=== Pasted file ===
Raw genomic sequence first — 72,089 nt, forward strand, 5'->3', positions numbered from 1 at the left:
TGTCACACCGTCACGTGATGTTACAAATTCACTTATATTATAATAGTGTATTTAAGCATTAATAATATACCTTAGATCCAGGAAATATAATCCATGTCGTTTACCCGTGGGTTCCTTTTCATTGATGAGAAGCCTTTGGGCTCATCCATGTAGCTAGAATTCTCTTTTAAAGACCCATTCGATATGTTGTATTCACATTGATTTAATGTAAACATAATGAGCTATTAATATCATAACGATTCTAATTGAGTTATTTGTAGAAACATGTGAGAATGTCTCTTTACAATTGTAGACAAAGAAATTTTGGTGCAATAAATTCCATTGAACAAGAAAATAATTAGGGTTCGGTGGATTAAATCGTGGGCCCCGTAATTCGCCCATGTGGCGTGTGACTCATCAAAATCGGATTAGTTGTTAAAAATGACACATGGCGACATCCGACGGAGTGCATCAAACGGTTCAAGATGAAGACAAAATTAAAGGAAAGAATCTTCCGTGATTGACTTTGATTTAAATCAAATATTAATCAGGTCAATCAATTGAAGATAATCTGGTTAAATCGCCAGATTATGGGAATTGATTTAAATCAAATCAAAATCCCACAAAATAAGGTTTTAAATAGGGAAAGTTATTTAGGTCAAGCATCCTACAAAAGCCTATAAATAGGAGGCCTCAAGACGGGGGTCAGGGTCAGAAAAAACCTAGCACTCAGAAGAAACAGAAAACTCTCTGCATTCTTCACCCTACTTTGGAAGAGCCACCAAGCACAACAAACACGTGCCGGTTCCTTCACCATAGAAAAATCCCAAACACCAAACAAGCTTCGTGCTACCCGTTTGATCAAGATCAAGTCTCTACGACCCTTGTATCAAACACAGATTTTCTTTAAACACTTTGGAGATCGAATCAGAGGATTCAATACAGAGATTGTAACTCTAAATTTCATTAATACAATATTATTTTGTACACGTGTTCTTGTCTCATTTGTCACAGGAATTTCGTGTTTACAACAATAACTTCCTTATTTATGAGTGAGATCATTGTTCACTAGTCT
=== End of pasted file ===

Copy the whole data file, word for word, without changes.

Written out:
Raw genomic sequence first — 72,089 nt, forward strand, 5'->3', positions numbered from 1 at the left:
TGTCACACCGTCACGTGATGTTACAAATTCACTTATATTATAATAGTGTATTTAAGCATTAATAATATACCTTAGATCCAGGAAATATAATCCATGTCGTTTACCCGTGGGTTCCTTTTCATTGATGAGAAGCCTTTGGGCTCATCCATGTAGCTAGAATTCTCTTTTAAAGACCCATTCGATATGTTGTATTCACATTGATTTAATGTAAACATAATGAGCTATTAATATCATAACGATTCTAATTGAGTTATTTGTAGAAACATGTGAGAATGTCTCTTTACAATTGTAGACAAAGAAATTTTGGTGCAATAAATTCCATTGAACAAGAAAATAATTAGGGTTCGGTGGATTAAATCGTGGGCCCCGTAATTCGCCCATGTGGCGTGTGACTCATCAAAATCGGATTAGTTGTTAAAAATGACACATGGCGACATCCGACGGAGTGCATCAAACGGTTCAAGATGAAGACAAAATTAAAGGAAAGAATCTTCCGTGATTGACTTTGATTTAAATCAAATATTAATCAGGTCAATCAATTGAAGATAATCTGGTTAAATCGCCAGATTATGGGAATTGATTTAAATCAAATCAAAATCCCACAAAATAAGGTTTTAAATAGGGAAAGTTATTTAGGTCAAGCATCCTACAAAAGCCTATAAATAGGAGGCCTCAAGACGGGGGTCAGGGTCAGAAAAAACCTAGCACTCAGAAGAAACAGAAAACTCTCTGCATTCTTCACCCTACTTTGGAAGAGCCACCAAGCACAACAAACACGTGCCGGTTCCTTCACCATAGAAAAATCCCAAACACCAAACAAGCTTCGTGCTACCCGTTTGATCAAGATCAAGTCTCTACGACCCTTGTATCAAACACAGATTTTCTTTAAACACTTTGGAGATCGAATCAGAGGATTCAATACAGAGATTGTAACTCTAAATTTCATTAATACAATATTATTTTGTACACGTGTTCTTGTCTCATTTGTCACAGGAATTTCGTGTTTACAACAATAACTTCCTTATTTATGAGTGAGATCATTGTTCACTAGTCT